Out of reach: How sprawl jacks up the cost of ‘affordable’ housing
Each year, U.S. taxpayers spend billions to subsidize affordable housing for low-income Americans. It’s an important part of the social safety net we’ve built to keep families and the elderly from falling through the cracks. But there’s a problem: A lot of that housing has been built far away from public transit, schools, and jobs. As a result, residents drive long distances, burning gobs of gas — and huge holes in their wallets — in the process.
For many residents of affordable housing, transportation and housing costs eat up over half of their income. For a struggling family, this can make healthy food, higher education, and health care seem as far-fetched as President Newt.
Lately, however, there’s been a push to alleviate transportation costs for low-income families. Efforts on the state level show some promise, and officials at the federal level are expressing interest as well.
A growing number of forward-thinking state governments are already factoring in transportation costs when awarding tax breaks and funding for projects, giving preference to housing that is close to public transit. In the Chicago region, for example, 85 percent of the housing funded by the Illinois Housing Development Authority (IHDA) is now located within walking distance of bus or train stations.
Still, as a new study by the nonprofit Center for Neighborhood Technology (CNT) shows, policy changes like those in Illinois take time to have an effect. According to the study, the new policy favoring transit-friendly locales has yet to significantly reduce transportation costs for low-income residents, which range from $750 to $1,000 a month for a family making $3,445 a month, or 80 percent of the area median income.
Part of the reason is that transit systems are not up to snuff. Living near a train station is great, but you’re less apt to ride the train if it only passes through a couple times a day. Ditto with buses that don’t get you where you need to go when you need to get there. In fact, during the study period, from 2001-2008, transit service to neighborhoods with IHDA-financed housing dropped 24 percent.
But “it’s not all about transit,” says CNT’s transportation and community development program director, María Choca Urban. In fact, of the key characteristics that correlate with low transportation costs, transit is the least important. More important than access to mass transit, are densely developed, compact neighborhoods with lots of amenities like grocery stores, schools, and jobs, Urban says — in other words, communities where residents don’t have to travel long distances to meet their basic needs.
Jobs, you say? Dense neighborhoods? We’ve been subsidizing sprawl for decades, and the recession has made jobs few and (literally) far between. If Urban is right, and we’re serious about building truly affordable housing, we’ve got our work cut out for us.
The slow progress on the state level has not deterred officials at the federal Department of Housing and Urban Development (HUD) from considering similar measures, however. HUD, which provides rental assistance for low-income families as well as grants and tax credits to affordable housing developments, is in the process of documenting transportation costs, neighborhood by neighborhood. HUD’s model is loosely based on an index developed by CNT, which uses transportation costs to determine the “true affordability of housing based on its location.”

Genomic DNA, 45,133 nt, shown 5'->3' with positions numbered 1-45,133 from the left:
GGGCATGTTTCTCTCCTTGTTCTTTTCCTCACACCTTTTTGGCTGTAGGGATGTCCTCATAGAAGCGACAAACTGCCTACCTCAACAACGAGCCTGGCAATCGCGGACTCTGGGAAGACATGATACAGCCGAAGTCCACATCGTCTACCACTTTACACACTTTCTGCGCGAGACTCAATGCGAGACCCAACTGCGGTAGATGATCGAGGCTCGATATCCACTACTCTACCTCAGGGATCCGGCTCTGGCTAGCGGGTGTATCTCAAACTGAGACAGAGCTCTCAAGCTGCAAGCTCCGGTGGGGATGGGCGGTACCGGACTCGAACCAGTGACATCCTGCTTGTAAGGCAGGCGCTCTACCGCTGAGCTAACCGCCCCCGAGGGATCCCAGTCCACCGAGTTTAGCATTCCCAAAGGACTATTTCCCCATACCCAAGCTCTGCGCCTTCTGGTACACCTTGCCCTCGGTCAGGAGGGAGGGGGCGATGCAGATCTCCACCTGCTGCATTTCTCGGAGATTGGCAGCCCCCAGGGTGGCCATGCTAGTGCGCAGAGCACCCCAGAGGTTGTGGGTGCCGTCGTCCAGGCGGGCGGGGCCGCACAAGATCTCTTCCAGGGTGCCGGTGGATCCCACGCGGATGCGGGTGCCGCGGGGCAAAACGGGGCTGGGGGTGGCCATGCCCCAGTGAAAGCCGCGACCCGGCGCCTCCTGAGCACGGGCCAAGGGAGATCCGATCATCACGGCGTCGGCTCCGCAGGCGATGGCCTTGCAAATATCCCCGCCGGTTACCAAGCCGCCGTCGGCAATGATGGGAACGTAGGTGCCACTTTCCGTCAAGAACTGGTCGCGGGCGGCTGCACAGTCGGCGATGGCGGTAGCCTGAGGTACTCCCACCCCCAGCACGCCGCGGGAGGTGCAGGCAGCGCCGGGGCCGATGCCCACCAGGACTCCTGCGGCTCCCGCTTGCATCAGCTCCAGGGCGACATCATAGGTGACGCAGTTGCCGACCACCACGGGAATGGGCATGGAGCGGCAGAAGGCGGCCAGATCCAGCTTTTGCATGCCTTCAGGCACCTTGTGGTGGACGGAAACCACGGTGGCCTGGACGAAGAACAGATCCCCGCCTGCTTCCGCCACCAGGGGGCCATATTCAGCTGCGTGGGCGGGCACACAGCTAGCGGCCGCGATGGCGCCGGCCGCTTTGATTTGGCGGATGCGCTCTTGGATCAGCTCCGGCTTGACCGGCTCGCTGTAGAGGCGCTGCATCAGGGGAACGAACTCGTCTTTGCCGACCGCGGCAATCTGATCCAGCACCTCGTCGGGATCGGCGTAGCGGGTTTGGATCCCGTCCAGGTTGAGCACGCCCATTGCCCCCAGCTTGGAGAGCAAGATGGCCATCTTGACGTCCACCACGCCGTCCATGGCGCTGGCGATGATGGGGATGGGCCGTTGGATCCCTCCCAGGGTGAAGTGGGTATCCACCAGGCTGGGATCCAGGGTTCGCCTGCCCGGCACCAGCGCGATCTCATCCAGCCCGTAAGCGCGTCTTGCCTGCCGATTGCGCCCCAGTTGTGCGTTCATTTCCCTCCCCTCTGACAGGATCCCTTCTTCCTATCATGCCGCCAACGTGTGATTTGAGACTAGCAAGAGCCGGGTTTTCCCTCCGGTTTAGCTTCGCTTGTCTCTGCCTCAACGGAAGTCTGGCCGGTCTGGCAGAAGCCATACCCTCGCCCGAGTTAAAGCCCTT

Shelley Poticha, director of the Office of Sustainable Housing and Communities, says that policy changes like the one in Illinois are one possible tool. Another idea being floated is a labeling system much like what you would see if you were shopping for a new water heater. Instead of a sticker displaying energy costs, you would find information about the transportation costs associated with a house. Families receiving rental assistance could then compare different residences to find a location that fits within their budget.
“I think that consumers are really savvy and if we make this information available, easy to use, and free, then it seems like something the market will pick up,” Poticha says. To illustrate her point, she references Walk Score, which a few years ago began ranking different areas of San Francisco on how many amenities were within walking distance. Within about a year, for sale signs in front of houses were listing their walk scores.
Poticha admits that remaking policy and changing tools is a difficult step that takes time, but she is optimistic about HUD’s current direction. “What I’m seeing is phenomenal demand at the grassroots level,” she says. Across the nation, people are “getting more and more vocal about the changes they want to see.”
Helping low-income families make smarter location decisions and nudging affordable housing developers in the right direction would certainly help. But if the Chicago study is any indication, ditching the long car commute (via car, train, or otherwise) and creating walkable, tight-knit communities is the ultimate goal — and one that we won’t achieve for a good, long while.
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